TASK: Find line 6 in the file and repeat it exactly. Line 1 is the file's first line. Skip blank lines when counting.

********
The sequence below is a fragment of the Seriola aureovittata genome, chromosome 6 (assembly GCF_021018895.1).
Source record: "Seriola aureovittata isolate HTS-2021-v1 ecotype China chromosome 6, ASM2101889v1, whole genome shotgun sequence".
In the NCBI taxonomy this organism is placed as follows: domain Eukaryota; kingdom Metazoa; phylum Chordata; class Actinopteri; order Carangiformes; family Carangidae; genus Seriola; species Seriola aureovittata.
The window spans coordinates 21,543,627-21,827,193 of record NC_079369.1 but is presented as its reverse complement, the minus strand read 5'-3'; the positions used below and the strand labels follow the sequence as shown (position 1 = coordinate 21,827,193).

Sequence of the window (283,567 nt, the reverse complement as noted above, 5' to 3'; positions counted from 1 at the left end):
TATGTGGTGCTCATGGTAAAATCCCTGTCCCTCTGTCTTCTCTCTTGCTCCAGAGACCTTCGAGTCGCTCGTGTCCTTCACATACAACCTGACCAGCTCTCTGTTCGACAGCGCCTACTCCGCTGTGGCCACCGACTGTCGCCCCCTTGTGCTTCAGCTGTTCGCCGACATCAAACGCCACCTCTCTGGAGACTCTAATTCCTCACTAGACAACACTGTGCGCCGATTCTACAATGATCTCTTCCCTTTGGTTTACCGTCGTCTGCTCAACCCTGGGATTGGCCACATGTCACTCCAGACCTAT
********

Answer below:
TATGTGGTGCTCATGGTAAAATCCCTGTCCCTCTGTCTTCTCTCTTGCTCCAGAGACCTTCGAGTCGCTCGTGTCCTTCACATACAACCTGACCAGCTCTCTGTTCGACAGCGCCTACTCCGCTGTGGCCACCGACTGTCGCCCCCTTGTGCTTCAGCTGTTCGCCGACATCAAACGCCACCTCTCTGGAGACTCTAATTCCTCACTAGACAACACTGTGCGCCGATTCTACAATGATCTCTTCCCTTTGGTTTACCGTCGTCTGCTCAACCCTGGGATTGGCCACATGTCACTCCAGACCTAT